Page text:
Local Rahlves wins both Donner Triathlon events
Shannon Rahlves wasn’t going to settle for first in Saturday’s Sprint Triathlon at Donner Lake; it was simply a tune-up for her first-place finish in the more grueling International Triathlon held the next day.
“Last year, I did the sprint because I was injured,” said the 29-year-old Truckee resident. “This year my goal was to win both of them. I was lucky to win both.”
Rahlves just missed the International course record ” 2:24.51, set by Holly Nybo in 2000 ” finishing first among women and 18th overall with a time of 2:25.34. A day before, in the shorter Sprint competition, Rahlves was a contender to win the entire race, placing fourth overall with a time of 41:32, three minutes and 39 seconds behind winner Michael R. Smith, 40, from Santa Barbara (37:53).
“I’d like to get top-3 overall in the sprint,” said Rahlves, who said she competes in 10 to 12 triathlons a year. “It’d be nice to break the (course) record, for sure.”
Rahlves outdistanced the nearest female (Amanda Lynnes, Incline Village, 32, 48:47) by seven minutes and 15 seconds on Saturday, then turned around and beat the second-place female (Elizabeth Lyles, Reno, 26, 2:29.15) by three minutes and 41 seconds in the International.
A professional skier and sister of world famous skier and Truckee resident Daron Rahlves, winning seems to run in the family. Shannon was not necessarily focused on impressing her hometown crowd, but it always helps to have a few cheering sections.
“I would like to do as best as I can in my home, (but) it wasn’t a motivating factor,” she said. “You know what really helps is when your friends and family support you. At Donner, the crowd was awesome. That really, really helps everybody. We were lucky.”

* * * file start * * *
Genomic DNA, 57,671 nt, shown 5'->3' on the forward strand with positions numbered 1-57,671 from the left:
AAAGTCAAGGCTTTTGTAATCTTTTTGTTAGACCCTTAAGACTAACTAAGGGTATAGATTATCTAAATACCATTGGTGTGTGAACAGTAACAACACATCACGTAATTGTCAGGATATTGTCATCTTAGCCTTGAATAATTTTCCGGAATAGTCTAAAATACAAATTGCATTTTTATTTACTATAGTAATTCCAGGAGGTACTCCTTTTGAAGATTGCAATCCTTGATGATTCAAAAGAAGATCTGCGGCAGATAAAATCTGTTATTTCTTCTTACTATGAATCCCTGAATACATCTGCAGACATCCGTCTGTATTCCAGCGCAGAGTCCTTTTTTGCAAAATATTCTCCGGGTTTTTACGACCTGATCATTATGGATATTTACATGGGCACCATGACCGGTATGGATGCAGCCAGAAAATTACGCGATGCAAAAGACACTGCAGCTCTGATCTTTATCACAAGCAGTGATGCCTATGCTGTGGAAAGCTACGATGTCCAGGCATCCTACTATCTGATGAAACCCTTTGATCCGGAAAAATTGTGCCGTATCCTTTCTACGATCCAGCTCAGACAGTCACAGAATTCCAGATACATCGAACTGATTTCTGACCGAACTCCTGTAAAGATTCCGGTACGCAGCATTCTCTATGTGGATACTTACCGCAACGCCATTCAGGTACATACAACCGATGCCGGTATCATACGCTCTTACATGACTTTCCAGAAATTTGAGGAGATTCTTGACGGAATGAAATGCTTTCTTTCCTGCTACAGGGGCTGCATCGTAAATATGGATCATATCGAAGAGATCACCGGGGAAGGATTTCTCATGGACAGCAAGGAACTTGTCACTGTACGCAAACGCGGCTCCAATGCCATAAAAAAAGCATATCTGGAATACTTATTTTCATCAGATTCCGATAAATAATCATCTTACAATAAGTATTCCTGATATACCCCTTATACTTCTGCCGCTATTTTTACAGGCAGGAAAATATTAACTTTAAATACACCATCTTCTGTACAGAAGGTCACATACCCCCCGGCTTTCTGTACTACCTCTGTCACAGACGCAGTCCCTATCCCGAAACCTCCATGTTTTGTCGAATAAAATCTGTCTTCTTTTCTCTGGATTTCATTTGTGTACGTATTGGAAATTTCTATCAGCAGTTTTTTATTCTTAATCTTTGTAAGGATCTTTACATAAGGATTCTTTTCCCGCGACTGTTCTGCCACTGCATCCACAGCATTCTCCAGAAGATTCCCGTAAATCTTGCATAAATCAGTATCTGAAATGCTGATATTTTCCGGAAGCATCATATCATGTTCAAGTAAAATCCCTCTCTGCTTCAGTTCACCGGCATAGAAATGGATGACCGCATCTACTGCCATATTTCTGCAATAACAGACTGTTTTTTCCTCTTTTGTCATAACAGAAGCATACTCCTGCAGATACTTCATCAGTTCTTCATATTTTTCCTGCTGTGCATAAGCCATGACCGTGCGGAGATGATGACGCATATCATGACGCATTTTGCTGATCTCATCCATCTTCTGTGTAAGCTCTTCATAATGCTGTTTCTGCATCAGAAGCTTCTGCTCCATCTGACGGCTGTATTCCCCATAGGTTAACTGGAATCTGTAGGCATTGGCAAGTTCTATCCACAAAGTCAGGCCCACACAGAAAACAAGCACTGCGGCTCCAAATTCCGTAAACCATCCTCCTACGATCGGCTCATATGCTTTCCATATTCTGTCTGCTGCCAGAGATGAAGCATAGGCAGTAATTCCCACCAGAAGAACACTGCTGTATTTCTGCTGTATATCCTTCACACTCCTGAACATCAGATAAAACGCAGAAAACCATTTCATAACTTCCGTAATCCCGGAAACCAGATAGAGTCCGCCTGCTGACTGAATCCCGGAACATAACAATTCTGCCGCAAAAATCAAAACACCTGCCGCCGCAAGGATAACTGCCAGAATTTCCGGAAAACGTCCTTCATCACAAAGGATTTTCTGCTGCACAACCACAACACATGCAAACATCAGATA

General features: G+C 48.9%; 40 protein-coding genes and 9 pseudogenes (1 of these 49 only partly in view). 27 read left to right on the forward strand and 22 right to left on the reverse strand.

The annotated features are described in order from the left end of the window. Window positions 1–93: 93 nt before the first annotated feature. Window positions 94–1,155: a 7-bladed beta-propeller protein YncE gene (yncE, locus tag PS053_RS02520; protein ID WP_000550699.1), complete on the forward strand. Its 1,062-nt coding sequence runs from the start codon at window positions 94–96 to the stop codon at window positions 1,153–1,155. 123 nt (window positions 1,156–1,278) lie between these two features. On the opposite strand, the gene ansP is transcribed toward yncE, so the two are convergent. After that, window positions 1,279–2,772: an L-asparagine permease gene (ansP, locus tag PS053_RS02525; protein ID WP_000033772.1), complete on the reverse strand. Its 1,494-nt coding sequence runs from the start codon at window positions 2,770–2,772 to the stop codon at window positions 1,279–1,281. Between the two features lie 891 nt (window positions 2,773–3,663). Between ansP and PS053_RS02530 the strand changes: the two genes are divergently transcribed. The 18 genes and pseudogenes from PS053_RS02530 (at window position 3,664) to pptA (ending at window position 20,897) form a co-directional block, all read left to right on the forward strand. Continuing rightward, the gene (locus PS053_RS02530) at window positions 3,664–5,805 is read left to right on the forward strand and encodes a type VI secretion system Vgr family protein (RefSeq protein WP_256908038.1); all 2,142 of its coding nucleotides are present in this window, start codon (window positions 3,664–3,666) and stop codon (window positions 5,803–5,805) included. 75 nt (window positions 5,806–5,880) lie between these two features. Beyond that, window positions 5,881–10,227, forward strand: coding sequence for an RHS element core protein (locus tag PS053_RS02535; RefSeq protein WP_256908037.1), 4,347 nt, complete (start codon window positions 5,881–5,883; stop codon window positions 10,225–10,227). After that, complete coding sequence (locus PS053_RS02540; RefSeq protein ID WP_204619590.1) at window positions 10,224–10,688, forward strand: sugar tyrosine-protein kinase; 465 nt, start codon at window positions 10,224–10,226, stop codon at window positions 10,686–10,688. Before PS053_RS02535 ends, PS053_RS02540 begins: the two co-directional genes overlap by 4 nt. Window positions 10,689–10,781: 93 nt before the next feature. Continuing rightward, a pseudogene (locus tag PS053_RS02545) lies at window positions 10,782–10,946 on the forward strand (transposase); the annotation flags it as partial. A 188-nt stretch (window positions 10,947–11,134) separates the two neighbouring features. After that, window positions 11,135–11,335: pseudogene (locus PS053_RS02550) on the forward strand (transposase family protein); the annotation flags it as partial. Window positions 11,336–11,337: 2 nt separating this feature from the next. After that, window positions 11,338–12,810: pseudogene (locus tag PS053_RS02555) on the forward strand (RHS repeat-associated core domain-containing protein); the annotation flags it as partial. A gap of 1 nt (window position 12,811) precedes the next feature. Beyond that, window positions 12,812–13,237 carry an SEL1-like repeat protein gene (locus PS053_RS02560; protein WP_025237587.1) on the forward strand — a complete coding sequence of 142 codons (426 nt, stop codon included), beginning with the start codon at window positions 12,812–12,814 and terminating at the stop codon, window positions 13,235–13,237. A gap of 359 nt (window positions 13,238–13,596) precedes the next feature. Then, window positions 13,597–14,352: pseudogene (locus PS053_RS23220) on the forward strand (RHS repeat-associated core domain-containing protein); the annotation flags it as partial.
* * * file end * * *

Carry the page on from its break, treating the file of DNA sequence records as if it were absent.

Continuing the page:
The top Truckee finisher on the men’s side was Zack Beekler, 41, who was 17th overall, 23 seconds ahead of Rahlves. Beekler uses the Donner Triathlon as a training ground for the Nissan XTERRA off-road triathlon series, in which he said he finished second in 2003.
Beekler said the swim event distance was a bit longer than in year’s past, so that added about two to three minutes to everyone’s times. He also said poor visibility caused by the bright early morning sun (racers started the swimming leg as early as 7:30 a.m.) forced some swimmers to stop in the water in order to locate which buoy to advance to.
“There was a little mental confusion,” Beekler said.
Beekler was second in the 40-44 Men’s Division behind Mike Scarborough of Reno, who finished one minute and 41 seconds ahead of Beekler. Beekler lost his mid-race advantage over Scarborough during the run.
“I came into the (bike to run) transition ahead of him, but I was slower getting my running shoes on,” Beekler said. “I looked up, and he had 100 yards on me . . . on the run, it’s how fast can you go without killing yourself?”
No one could kill themselves enough on Sunday to dethrone the king of the Donner Lake International, Reno’s Scott Young.
Young, 37, took his seventh consecutive Donner Lake International championship with a time of 2:12.57. Young set the course record in 2002 and has won the event from 1997-2000 and 2002-04. He missed the 2001 event because he was out-of-town.
“Once you get a streak going, you’d like to extend it as long as you can,” said the professional Triathlon competitor after he had learned he was a seven-time champion. “The more you win, the more pressure you’re under to extend the streak; even if I didn’t win, I’d still enjoy the race.”
Young has competed in triathlons for 17 years and estimates that he’s done the Donner Triathlon 13 times. In those first couple years, it wasn’t about crossing the finish line first.